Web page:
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“Ban the box” provision provides second-chance. Perhaps no black mark can dog a person more viciously than a criminal past. A mistake made when one was younger, a misstep that someone regrets and has spent time atoning for – our society too often turns its back on someone seeking redemption. The simple question, “Have you ever been convicted of a crime?” is enough to exclude someone from a job for which he or she is well-qualified. The legislature agreed that one small step Vermont could take to give such a person a second chance would be to ban the asking of questions about a criminal past on job applications. The question can still be asked at a later point in the selection process, but legislators felt a person should not, on the first step of the hiring process, be excluded from consideration simply because of a criminal history. The ACLU supports this approach as a way to help break down the isolation often faced by someone who has made a mistake, has served time, and is trying to pull his or her life back together. The bill (H. 261) was signed by the governor before the session ended. The law takes effect next July.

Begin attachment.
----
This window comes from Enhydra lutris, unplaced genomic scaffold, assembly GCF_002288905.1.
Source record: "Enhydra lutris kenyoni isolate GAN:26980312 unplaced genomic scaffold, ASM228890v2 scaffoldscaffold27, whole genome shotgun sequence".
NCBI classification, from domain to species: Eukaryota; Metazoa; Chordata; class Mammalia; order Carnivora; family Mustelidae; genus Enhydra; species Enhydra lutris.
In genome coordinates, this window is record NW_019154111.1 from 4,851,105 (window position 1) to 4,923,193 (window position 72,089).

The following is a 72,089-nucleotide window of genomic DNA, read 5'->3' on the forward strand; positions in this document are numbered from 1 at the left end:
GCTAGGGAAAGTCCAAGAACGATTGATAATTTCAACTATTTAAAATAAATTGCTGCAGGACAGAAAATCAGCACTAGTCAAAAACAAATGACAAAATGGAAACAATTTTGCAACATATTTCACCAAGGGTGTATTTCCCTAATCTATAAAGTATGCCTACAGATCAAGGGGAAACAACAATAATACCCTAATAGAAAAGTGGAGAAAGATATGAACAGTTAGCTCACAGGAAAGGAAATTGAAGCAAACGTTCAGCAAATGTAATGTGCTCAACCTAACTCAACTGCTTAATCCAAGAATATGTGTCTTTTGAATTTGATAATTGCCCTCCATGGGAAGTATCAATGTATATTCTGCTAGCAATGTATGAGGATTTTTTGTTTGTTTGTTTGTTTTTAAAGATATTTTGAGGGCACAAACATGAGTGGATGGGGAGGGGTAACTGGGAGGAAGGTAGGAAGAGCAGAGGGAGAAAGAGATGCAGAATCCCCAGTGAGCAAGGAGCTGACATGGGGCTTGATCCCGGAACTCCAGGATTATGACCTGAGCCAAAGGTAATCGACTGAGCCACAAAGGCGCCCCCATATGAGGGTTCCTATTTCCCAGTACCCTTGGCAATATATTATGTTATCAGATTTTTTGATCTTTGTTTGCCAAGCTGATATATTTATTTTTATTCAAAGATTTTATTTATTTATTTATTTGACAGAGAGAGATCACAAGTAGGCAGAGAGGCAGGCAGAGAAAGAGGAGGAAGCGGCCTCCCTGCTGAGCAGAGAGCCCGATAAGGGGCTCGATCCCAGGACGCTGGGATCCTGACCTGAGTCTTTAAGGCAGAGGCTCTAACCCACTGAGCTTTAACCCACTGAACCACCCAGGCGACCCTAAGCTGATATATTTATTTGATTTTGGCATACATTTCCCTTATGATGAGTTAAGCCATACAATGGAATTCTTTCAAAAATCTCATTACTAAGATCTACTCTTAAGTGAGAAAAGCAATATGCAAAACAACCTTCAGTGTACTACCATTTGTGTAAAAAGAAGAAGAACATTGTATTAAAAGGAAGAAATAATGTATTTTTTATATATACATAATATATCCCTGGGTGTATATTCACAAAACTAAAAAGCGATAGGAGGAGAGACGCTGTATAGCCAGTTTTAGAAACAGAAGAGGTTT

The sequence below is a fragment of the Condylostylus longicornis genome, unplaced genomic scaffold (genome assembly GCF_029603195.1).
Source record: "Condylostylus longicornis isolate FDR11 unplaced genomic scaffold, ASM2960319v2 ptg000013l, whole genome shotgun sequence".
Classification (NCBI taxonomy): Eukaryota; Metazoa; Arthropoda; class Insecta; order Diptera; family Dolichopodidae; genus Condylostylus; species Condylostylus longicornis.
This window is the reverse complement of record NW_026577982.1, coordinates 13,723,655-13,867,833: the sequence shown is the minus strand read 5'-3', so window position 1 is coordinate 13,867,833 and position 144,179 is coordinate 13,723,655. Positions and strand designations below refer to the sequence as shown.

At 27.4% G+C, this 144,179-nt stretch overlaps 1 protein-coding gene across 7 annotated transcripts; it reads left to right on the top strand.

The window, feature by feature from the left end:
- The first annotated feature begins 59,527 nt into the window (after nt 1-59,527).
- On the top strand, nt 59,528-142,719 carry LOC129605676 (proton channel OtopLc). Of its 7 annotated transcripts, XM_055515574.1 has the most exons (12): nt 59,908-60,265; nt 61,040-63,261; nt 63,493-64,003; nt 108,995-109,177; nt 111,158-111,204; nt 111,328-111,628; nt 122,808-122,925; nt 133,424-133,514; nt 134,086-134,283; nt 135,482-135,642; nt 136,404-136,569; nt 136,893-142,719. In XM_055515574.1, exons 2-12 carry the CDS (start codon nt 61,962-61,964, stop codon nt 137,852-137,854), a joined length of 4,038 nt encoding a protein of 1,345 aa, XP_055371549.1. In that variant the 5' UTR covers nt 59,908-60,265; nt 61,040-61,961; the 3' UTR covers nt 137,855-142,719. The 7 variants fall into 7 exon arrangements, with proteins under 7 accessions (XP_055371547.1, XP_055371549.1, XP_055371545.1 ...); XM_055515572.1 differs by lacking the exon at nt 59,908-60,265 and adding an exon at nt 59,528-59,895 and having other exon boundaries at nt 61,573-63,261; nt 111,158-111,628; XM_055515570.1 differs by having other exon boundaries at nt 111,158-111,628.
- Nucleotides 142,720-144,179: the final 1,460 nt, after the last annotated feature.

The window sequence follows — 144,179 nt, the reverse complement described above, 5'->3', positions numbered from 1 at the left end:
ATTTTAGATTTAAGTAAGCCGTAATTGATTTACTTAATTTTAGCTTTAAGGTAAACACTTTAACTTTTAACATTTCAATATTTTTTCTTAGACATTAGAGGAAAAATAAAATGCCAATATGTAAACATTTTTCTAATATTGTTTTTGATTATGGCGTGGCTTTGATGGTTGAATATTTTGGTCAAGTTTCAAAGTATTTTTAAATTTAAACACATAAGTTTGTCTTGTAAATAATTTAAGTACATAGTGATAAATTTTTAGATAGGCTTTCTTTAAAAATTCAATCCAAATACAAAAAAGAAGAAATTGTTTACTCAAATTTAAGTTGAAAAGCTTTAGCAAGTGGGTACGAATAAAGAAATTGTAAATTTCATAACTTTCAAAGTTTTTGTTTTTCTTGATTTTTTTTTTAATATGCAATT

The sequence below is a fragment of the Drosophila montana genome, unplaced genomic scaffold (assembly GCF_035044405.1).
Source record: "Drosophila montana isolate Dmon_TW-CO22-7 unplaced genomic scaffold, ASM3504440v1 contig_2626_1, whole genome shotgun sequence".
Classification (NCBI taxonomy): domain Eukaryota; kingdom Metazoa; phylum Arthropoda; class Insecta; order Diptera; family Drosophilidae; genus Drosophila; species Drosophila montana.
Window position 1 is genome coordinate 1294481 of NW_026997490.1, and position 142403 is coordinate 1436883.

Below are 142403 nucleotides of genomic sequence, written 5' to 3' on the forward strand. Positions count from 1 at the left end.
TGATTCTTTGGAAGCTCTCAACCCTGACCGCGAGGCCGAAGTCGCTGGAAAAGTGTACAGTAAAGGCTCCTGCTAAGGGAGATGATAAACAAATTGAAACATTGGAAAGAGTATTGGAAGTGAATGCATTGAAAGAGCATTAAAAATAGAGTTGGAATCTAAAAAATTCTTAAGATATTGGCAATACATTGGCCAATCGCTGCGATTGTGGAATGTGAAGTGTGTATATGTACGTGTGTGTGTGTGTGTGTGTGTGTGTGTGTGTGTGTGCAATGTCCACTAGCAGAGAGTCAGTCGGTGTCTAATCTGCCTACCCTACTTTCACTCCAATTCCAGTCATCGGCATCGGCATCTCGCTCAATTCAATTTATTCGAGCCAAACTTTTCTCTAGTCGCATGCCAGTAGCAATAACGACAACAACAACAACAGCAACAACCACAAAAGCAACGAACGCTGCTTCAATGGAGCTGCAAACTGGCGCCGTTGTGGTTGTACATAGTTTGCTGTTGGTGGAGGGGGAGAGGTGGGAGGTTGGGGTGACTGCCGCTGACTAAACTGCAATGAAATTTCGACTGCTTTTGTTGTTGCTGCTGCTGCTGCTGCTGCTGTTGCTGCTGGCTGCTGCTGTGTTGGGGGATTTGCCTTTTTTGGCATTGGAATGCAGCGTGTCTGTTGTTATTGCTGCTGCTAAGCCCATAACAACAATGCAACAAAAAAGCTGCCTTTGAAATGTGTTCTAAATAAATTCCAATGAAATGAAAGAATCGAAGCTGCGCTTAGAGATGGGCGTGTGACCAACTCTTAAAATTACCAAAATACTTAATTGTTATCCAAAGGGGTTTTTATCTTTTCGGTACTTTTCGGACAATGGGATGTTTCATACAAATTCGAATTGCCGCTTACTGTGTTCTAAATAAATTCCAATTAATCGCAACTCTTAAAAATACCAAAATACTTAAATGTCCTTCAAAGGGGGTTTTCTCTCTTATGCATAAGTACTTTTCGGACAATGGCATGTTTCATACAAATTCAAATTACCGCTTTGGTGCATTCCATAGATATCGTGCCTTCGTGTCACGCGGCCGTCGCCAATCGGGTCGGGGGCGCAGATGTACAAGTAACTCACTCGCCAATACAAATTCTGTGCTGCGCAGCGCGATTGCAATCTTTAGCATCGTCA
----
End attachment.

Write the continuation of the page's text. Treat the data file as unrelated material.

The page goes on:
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School discipline reform rejected. Two bills, S. 194 and S. 248, were submitted to support efforts by the Dignity in Schools Coalition to ensure a child is treated fairly before being suspended. Current law allows superintendents and principals to suspend a student for up to 10 days, with little chance for recourse. (Suspensions of more than 10 days, and expulsion, require a hearing before the local school board.) Between 4,000 and 5,000 Vermont public school students are suspended each year, which means a collective loss of around 12,000 days of education. Through requests from the coalition, the Agency of Education released school discipline data covering the last three years. In addition to the large number of suspensions, the data show significant disparities based on race, disability, language ability, gender, and income-level. Efforts to obtain from the agency school-level data were resisted, however, as were adding statutory protections to ensure a fair process before a student is suspended. The coalition is committed to seeing significant reforms in an area that currently is leaving too many children behind and excluding them from the education they need.